Finally, the dynamic panel estimates reported in Table 3 exploit the relationship between exogenous terms of trade shocks11 and social spending identified in the last two equations of Table 1, while also allowing for slower response of mobility to inequality changes over time. Since the coefficient on the lagged dependent variable is small (especially in in 3.6) the coefficients reported in the previous tables are more or less the whole story (long term and short elasticities are very similar).

Using the terms of trade as an exogenous instrument, we find similar results for the role of social spending and CCTs in increasing mobility over time. These dynamic panel estimates also allow us to perform the Arellano-Bond serial correlation test. Apart from Equation 3.1 does not appear to a problem with this data. Again, the Solon, 2004 [14] model variables remain significant, though only the female return to education matter (the role

Table 3. Gatsby curve dynamic panel estimates1 for 16 Latin American countries, 1988-2013, sampled three year intervals.

1Dynamic panel AB n step, white period instrument weight, cross section difference instruments include social spending, CCT and net barter terms of trade, see Appendix A; 2This is the the ratio wages earned by those with 13+ to those with <9 ys of education; as reported by CEDLAS-SEDLAC, see Appendix A; 3Arellano-Bond serial correlation test, prob value to reject AR(1) serial correlation.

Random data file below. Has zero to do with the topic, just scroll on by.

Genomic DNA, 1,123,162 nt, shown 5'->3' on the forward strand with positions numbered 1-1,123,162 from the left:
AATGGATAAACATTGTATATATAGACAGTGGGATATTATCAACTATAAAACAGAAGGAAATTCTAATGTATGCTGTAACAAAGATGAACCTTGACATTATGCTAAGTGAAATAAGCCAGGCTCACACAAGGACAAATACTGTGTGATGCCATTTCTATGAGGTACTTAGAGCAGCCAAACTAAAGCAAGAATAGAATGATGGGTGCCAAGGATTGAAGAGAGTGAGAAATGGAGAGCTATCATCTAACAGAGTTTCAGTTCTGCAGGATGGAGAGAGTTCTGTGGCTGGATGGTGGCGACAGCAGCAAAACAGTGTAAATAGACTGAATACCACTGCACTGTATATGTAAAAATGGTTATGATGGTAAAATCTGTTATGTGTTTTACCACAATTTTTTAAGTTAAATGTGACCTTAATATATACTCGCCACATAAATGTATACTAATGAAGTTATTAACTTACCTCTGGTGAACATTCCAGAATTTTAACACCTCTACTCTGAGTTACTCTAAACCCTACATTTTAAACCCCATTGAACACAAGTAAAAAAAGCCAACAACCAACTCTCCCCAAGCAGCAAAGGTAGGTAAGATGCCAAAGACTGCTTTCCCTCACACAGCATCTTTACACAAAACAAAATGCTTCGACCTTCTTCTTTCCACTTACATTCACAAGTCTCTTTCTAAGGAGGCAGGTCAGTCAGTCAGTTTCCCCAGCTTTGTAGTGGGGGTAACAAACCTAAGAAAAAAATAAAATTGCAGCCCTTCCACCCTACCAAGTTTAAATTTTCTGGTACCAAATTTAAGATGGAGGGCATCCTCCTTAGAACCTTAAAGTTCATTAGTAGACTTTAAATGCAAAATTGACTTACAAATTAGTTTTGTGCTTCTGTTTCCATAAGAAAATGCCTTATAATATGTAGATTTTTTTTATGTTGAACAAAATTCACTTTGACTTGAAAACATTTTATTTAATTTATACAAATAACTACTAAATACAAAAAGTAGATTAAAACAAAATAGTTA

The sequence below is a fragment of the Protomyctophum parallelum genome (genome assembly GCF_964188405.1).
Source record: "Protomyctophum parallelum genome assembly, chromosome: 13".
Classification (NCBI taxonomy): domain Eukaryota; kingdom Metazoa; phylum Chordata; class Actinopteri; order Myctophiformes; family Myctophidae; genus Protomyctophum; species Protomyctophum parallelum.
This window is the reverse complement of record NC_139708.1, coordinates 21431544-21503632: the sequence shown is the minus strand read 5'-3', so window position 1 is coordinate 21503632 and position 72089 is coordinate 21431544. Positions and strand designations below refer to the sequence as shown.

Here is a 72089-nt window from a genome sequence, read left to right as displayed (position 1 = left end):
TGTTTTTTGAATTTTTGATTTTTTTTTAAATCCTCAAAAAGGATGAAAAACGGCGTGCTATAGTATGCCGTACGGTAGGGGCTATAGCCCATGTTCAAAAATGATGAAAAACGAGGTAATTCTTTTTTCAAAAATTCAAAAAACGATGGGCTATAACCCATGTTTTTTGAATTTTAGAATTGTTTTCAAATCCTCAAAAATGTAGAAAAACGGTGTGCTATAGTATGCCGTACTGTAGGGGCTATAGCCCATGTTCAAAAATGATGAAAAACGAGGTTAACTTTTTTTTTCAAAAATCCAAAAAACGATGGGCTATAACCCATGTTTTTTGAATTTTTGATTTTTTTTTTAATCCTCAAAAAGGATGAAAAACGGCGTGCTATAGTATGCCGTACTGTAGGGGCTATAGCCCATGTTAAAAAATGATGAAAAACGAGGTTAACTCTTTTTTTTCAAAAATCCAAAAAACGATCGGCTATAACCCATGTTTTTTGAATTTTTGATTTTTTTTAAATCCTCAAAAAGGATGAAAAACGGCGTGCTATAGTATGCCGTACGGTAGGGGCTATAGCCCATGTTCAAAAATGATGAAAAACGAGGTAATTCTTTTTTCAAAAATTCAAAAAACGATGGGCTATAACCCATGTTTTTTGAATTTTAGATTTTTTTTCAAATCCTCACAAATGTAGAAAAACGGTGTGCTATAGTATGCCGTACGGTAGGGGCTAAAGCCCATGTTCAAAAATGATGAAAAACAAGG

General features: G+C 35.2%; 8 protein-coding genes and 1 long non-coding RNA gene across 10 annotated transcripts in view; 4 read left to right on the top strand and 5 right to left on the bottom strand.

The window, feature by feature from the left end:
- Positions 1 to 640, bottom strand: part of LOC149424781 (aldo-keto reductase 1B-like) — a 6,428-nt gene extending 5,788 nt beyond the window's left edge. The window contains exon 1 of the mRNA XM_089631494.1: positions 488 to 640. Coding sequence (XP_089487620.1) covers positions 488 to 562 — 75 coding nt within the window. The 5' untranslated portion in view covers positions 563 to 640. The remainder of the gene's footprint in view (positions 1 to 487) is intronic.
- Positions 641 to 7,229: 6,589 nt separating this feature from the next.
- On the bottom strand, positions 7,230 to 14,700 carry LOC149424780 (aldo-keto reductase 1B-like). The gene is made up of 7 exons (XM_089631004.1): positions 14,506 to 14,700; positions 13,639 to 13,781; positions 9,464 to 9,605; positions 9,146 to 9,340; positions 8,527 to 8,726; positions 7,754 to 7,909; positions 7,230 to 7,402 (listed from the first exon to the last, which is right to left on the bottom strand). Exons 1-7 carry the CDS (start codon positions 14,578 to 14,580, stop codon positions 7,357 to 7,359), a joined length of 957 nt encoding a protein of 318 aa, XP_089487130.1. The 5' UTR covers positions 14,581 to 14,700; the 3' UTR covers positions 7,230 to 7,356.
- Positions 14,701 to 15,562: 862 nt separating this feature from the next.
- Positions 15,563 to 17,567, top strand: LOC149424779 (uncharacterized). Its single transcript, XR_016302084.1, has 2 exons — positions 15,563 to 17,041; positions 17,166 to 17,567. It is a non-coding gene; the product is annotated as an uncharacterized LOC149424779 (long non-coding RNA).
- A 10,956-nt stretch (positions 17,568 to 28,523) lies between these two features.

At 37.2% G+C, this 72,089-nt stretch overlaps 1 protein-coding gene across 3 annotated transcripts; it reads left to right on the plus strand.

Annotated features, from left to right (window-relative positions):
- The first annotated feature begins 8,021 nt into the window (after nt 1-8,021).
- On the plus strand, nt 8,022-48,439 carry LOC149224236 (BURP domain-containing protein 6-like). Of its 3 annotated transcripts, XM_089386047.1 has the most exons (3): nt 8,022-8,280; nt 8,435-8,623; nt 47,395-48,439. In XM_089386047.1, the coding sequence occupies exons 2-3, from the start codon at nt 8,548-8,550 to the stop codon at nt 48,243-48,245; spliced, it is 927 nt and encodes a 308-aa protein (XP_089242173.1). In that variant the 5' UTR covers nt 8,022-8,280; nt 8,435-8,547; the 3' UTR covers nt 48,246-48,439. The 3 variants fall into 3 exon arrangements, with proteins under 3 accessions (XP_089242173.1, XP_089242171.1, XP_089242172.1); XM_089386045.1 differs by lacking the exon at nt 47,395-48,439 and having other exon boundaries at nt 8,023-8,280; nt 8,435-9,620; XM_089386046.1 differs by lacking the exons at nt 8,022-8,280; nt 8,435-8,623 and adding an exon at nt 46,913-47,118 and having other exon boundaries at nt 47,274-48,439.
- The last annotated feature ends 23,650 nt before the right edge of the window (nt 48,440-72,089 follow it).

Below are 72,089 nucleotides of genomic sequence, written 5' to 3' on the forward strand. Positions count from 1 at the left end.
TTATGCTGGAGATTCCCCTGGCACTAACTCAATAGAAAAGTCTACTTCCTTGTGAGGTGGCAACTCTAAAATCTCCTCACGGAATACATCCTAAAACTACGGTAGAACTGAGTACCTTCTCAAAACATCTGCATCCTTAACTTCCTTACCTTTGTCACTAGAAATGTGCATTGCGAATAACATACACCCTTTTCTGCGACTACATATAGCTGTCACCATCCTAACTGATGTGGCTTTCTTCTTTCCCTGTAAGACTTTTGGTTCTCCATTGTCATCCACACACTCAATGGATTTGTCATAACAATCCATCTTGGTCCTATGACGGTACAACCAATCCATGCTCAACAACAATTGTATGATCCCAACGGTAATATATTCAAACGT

of gender is discussed further in a related paper presented by Ali Brahim et al. at Stanford April 24th 2015 [20] ). Note that N and T are small in this panel, and the differencing required for dynamic panel instruments reducesthe number of observations even further. This panel is presently too small to test a full structural model of social mobility and inequality in Latin America, though if SEDLAC/CEDLAS [39] continue their excellent work standardizing survey data, this may be possible in the near future.

5. Discussion and Open Questions

The major difference between our findings and those for high-income OECD countries is the relative consistency of the Gatsby correlation over time and across countries. The evidence presented here suggests that social mobility can be increased by targeted progressive education spending and policies to increase school attendance, as emphasized in Solon’s [14] retool of Becker and Tomes [38] classic model. Similarly, our results seem to confirm Hassler et al.’s [36] speculation that “public subsidies to education and educational quality produce… a negative correlation between inequality and mobility” across countries. The two models complement each other nicely. When returns to education and skill fall, wealthy parents are less able to impart advantages to their children as Becker and Tomes [38] emphasize. Children in low-income families gain from CCT policies which increase school enrollment and reduce child labor. One group breaks out of a classic child labor poverty trap, while the upper middle class finds it harder to maintain their advantage, so inequality falls and social mobility rises. Family background remains a key determinant of children’s status in Latin America, but less so than in the pre-1995 period.